CBY: Snelson: Comedy is Dying #2 features a great variant cover by legendary MAD Magazine artist, Sergio Aragones. Were you a fan of Sergio’s work growing up? How did Sergio become involved with the comic project?
PC: There was a ban on MAD Magazine in my house growing up, so my first childhood interaction with Sergio Aragones was in his comic with Mark Evanier, Groo the Wanderer. I was a HUGE Groo fan—I bought every issue and basically thought it was the best humor comic ever. I loved how Aragones packed so much into his illustrations but still managed to keep everything so legible. And then when I eventually discovered all his work on MAD over the years, I was just in heaven.
Aragones occupies the same legendary place in my mind that a Jack Kirby or a Steve Ditko does, so I'm not ashamed to say that when out of the blue, Tom sent Aragones’s sketch for the variant cover of issue 2, I actually teared up. It was a deeply moving experience.
As to how Tom convinced Aragones to do the cover: he didn't tell me, so I can only assume that kidnapping and/or extortion was involved.
CBY: Who are your comedy comic book writer influences?
PC: The biggest, loudest answer is by far Steve Gerber, who was the greatest satirist that comics has ever known. Howard the Duck is such a personal, profound book, and Gerber's work on The Defenders was an all-time favorite of mine because it cleverly slipped satire into a mainstream superhero story and succeeded on both levels.
Mark Russell is my favorite current comics writer—I still have to pinch myself when I remember that he and I both publish at AHOY. The Giffen/DeMatteis/Maguire Justice League International was probably more transformative for me than The Dark Knight Returns and Watchmen. And I love witty writer/artists like Julie Doucet, Kate Beaton, Allie Brosh, Alison Bechdel, and Roberta Gregory (whose Bitchy Bitch series is an underrated classic that deserves serious reinvestigation.)
CBY: Do you have a favorite comedian from the last ten years? Who is your all-time favorite comedian?
PC: I think right now, the answer for my favorite of the last ten years would have to be John Mulaney. I really like writerly comedians who tell a great story, and he's amazing at that. I think Iliza Shlesinger is also a great comedian along those lines.
As for all-time favorites, I think George Carlin would have to be right up at the top, though Steven Wright broke my teenage brain with his brilliant one-liners.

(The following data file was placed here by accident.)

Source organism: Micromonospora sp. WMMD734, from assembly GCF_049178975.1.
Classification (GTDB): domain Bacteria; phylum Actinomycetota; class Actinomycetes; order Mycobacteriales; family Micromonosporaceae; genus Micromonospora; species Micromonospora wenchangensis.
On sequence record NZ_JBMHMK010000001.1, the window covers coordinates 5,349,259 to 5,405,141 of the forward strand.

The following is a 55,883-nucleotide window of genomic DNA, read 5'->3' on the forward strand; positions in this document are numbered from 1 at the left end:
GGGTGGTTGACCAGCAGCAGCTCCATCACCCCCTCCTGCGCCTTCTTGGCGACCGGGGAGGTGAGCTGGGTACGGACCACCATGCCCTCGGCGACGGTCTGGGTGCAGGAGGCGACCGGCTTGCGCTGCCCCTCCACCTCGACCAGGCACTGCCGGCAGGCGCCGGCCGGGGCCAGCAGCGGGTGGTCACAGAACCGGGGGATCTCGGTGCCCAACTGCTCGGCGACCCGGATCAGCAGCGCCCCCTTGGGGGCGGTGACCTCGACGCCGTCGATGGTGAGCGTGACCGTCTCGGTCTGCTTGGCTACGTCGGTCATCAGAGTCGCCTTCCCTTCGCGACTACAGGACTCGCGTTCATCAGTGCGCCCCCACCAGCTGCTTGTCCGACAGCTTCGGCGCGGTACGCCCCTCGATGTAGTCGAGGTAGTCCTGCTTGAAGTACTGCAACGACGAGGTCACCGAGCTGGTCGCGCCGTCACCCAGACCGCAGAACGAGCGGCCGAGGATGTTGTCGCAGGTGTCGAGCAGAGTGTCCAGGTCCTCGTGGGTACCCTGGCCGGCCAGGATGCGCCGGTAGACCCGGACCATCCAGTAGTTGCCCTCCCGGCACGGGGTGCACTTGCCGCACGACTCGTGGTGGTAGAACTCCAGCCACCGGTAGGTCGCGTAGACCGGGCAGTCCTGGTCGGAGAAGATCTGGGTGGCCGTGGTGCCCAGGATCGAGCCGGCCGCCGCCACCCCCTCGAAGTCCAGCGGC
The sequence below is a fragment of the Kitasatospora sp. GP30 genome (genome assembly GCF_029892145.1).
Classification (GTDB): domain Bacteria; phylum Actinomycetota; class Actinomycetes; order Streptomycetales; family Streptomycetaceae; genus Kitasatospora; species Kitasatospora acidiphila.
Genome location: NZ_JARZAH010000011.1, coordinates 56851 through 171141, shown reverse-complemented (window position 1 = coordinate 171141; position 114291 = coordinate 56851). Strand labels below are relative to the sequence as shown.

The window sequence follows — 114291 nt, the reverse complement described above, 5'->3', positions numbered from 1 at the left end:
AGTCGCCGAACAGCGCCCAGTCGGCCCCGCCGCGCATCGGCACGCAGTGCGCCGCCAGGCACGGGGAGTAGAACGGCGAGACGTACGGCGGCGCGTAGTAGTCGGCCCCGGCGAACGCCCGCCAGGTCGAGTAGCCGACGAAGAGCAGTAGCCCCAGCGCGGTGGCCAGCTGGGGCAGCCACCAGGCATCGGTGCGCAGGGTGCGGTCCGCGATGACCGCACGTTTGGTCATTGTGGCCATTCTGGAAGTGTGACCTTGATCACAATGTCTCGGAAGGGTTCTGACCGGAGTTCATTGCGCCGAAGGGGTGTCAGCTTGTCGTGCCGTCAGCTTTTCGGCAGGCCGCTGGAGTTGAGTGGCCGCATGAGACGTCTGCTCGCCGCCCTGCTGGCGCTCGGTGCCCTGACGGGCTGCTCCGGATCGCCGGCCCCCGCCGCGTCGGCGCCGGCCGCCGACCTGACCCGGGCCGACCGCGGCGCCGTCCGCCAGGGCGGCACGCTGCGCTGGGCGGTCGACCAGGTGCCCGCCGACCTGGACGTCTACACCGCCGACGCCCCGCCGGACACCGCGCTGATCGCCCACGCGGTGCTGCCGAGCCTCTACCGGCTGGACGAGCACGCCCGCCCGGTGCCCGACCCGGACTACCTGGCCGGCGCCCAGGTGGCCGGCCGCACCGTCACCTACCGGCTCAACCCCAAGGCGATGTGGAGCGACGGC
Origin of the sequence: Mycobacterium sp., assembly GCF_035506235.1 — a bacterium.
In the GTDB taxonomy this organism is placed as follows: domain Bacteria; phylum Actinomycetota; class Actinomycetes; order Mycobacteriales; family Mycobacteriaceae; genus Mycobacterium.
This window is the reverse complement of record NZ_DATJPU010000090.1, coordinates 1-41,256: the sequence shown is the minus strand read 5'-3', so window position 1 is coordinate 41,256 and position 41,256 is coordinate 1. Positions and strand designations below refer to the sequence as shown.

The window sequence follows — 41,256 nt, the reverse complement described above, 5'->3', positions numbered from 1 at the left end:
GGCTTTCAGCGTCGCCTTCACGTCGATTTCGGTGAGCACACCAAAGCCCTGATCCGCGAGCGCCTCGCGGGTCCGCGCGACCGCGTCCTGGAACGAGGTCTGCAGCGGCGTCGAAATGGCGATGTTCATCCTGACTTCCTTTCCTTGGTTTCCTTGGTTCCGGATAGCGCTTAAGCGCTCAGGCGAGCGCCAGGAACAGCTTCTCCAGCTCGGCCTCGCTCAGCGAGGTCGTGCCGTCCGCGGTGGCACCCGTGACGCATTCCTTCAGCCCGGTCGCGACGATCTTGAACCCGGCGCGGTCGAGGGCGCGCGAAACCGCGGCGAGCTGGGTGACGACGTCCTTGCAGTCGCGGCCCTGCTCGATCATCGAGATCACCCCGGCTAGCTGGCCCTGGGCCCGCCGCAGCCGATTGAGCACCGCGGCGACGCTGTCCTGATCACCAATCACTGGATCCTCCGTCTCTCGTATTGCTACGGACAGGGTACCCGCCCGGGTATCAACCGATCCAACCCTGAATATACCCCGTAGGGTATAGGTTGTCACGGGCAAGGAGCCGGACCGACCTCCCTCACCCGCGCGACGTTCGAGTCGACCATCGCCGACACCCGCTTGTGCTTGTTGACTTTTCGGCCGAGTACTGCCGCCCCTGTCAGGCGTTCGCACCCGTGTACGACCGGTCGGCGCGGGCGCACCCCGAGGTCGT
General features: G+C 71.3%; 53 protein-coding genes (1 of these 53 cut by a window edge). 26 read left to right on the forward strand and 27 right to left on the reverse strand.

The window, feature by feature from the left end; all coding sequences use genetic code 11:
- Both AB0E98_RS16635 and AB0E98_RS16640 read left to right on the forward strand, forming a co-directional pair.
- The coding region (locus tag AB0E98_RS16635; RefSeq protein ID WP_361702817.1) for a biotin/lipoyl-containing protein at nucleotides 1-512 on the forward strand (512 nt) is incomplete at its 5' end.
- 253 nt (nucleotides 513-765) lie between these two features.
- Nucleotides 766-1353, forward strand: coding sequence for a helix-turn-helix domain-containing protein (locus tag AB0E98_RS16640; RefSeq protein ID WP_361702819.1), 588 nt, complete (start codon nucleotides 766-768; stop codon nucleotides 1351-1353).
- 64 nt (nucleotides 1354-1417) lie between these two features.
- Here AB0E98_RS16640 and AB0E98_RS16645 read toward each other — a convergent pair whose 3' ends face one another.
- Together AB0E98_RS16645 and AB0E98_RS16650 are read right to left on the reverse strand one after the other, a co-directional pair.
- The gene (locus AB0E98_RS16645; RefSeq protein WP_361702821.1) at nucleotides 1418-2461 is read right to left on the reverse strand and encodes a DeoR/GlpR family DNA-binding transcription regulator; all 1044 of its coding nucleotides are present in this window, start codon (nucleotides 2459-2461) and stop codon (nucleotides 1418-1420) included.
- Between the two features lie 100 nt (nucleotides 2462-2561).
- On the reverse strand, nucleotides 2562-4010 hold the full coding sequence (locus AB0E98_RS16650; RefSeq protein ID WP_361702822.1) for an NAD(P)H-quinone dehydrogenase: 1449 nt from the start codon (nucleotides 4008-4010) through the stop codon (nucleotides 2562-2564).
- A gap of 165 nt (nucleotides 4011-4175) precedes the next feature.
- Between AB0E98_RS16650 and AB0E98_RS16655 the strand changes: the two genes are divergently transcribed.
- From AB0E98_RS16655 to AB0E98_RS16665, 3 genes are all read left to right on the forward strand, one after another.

CBY: Would you like to see Snelson someday adapted into a film or television series? Who would be your ideal casting choice to play Snelson? David Cross is an established stand-up comedian/actor who rose to popularity in the ‘90s with a good sense of humor who comes to mind.
PC: I think that the right team could do a great Snelson TV series, but they'd have to have an understanding that it's a satire and they'd have to avoid the impulse to turn Snelson into an anti-hero like Walter White or Tony Soprano. I'd love to see how a group of young, nonwhite comedians would tackle the writing of the series.
And your observation about David Cross's angry-young-man style of comedy in the 1990s being like Snelson's is right-on, but I'd rather see a thoughtful, pleasant, soft-spoken, well-regarded comedian like Chris Gethard play Snelson. Gethard is a smart and compassionate comedian who's capable of change and self-criticism, and the idea of him playing someone as narcissistic and self-involved as Snelson would put a much-needed satirical exclamation point on the series.
CBY: What is the current comedy scene like in Seattle, where you live?
PC: Well, we still have a little pandemic going on, so there's not much of a scene to speak of at the moment. But in non-plague-times Seattle has a very strong, very politically active comedy scene. My favorite comedy show is called Joketeller's Union, and it's a weekly variety show hosted by two Seattle comedians named Emmett Montgomery and Bret Hamill (who is also a very funny cartoonist.) Montgomery has this one bit about a Christmas-themed character that actually had me cry-laughing, the last time I saw it. This is the comedy show I'm dying to get back to once things get a little closer to normal.
CBY: The people in the AHOY Comics seem to be fond of cats. Do you have any cats or furry friends trying to distract you from your writing?
PC: My wife is allergic to cats, unfortunately, but we do have two rescue greyhounds. Oberon is seven years old and he's a gentle giant of a dog—he loves attention and he'll stand next to you for hours if you keep petting him. Wallace just turned three, and he's a lot more energetic, curious, and noisy than Obie. We adopted Wally earlier this year—he's going blind due to a genetic disorder and the agency wanted to place him in a home with a confident older greyhound who could guide him around. So Obie is now Wally's seeing eye dog, and he loves it. They're great pals.
CBY: Are there any upcoming comics or projects in the works? I remember hearing chatter about a Planet of the Nerds film adaptation some time ago.
PC: I'm working on a new comics project that I can't announce yet, but it's the polar opposite from Snelson. I'm having a blast writing this one and I can't wait for the art to start coming in.
Planet of the Nerds was optioned by Paramount Players for a potential movie, and I can't make any announcements there, either, except to say they really understand the comic and things are still moving.
I'm sorry—I wish I could share more! I’m really excited about both these projects and I hope you’ll have me back to talk to you about them when the time is right.
CBY: Where can people find you online or on social media?
PC: I'm on Twitter @paulconstant, my website is paulconstant.com, and I have a free monthly newsletter that compiles all my writing into one place, along with lists of books I've read, other assorted thoughts, and the occasional dog picture or two.
CBY: Thank you again for taking the time to talk, Paul! I look forward to reading every issue of Snelson: Comedy is Dying.
PC: Thank you so much, Katie! I was thrilled and intimidated to hear that you, a certified AHOY Comics Expert™, were interested in doing an interview. Thanks for all the awesome questions.